Yes. Although your reasoning was right, your explanation was not, because you were not covering other possibilities. The simple fact that your compiler gives you that result does not guarantee others will get the same. Nothing personal, that's the only reason I started the debate. –  jweyrich Sep 12 '12 at 19:54

It depends on the compiler, and probably also the options you give to the compiler when building.

Packing the fields tightly might decrease access performance while gaining storage efficiency, which is why it can change if you e.g. tell the compiler to optimize for speed.

The bitfields can never occupy less than CHAR_BITS bits in memory, since otherwise each struct instance's starting address wouldn't fall on an exact char address, which it must do.

So the first example:

struct employee
{
    char name[20];
    int married :1;
};

will probably mean sizeof (struct employee) occupies 24 bytes, assuming sizeof (int) is 4 on your system. This would mean that if you added more bitfield members after married, the size wouldn't change until you had added 31 bits of fields.

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Sorry, I don't understand what do you mean?? I am a beginner in C language. –  M_E Sep 9 '12 at 11:22
    
+1. Just for completeness, it may also change with alignment directives (like #pragma pack). –  jweyrich Sep 9 '12 at 11:29

How many does married take in memory?

int : 1 takes one bit of memory in a storage unit of sizeof(int). Note, that because int is signed and the bitfield has only one bit, such a bitfield can take only two values: -1 and 0.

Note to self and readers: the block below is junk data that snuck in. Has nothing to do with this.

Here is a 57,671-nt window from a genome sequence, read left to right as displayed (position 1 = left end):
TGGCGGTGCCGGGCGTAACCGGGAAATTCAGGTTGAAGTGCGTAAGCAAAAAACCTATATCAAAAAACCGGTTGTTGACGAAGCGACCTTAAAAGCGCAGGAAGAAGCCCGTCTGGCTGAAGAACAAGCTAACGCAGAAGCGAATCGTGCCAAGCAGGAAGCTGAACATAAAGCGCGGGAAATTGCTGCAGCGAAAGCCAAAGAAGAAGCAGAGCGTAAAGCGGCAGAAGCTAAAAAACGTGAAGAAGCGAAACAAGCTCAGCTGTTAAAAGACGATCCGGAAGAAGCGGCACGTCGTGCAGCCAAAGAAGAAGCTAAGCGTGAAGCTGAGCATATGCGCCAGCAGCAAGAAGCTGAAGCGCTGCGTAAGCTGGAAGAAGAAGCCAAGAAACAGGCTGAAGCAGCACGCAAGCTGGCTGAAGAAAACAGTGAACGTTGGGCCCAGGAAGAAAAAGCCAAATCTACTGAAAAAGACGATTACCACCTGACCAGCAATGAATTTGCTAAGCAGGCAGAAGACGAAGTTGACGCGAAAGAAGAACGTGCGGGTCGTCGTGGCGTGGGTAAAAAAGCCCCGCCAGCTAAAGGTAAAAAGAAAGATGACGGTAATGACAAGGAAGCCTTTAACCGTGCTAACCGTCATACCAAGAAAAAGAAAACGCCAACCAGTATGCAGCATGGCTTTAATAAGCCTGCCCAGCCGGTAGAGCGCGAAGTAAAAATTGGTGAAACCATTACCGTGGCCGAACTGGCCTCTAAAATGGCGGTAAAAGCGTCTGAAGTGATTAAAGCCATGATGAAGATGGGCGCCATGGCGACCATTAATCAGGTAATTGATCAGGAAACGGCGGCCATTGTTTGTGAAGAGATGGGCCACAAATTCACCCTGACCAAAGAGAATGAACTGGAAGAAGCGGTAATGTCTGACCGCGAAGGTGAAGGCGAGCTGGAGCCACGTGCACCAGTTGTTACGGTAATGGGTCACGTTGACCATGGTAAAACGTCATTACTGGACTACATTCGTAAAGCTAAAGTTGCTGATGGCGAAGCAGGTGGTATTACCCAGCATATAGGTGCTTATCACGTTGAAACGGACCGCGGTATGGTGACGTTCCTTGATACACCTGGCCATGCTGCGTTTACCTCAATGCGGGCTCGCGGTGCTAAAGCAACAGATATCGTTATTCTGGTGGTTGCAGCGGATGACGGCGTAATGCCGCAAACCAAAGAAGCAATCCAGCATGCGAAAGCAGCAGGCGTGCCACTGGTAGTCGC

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+1 for the comment about signed 1-bit fields being a bad idea, forgot to include that in my answer. Well spotted. –  unwind Sep 9 '12 at 11:25
    
likewise. nice catch. –  WhozCraig Sep 9 '12 at 11:28

First, placement. structure packing will ultimately determine how much space a struct layout uses. Most compilers will default to packing on a CPU-word size boundary, which is normally 32 bits, so "married" will be 24 bytes large; 20 for the first member, and 32 for the second (even though you're only using one). Check your default packing for this. Adding up to 31 more bits will (should) not increase the structure until you need more space for more bits.

Secondly, the layout of a single flags vs individual bits is a matter of preference. Masking a multi-bit value against a flags member is easy.

if (flags & MY_MASK)

Storing a 3-bit length, a 2 bit length, and a 3 bit length across a single byte is MUCH easier with bit-storage fields

Find out more about structure alignment, packing, etc, at this link, and on more questions/answers on stack overflow.

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Choose whichever is easiest to read, and which captures the intention of your coding most accurately. This micro-optimisation talk is completely out of place. It might become important if ever you are in a performance critical innner- inner- loop, but then other techniques impinge like your algorithm, the cache performance of your CPU, loop unrolling, loop pipelining &c.

Just to re-iterate: code for the person who is going to read your code.

You might even like to consider something like:

struct employee
{
    char name[31];
    bool married;
    enum manager_t manager;
    ...
};

Here the compiler will warn you if you try to assign a bool (say) to an employee::manager.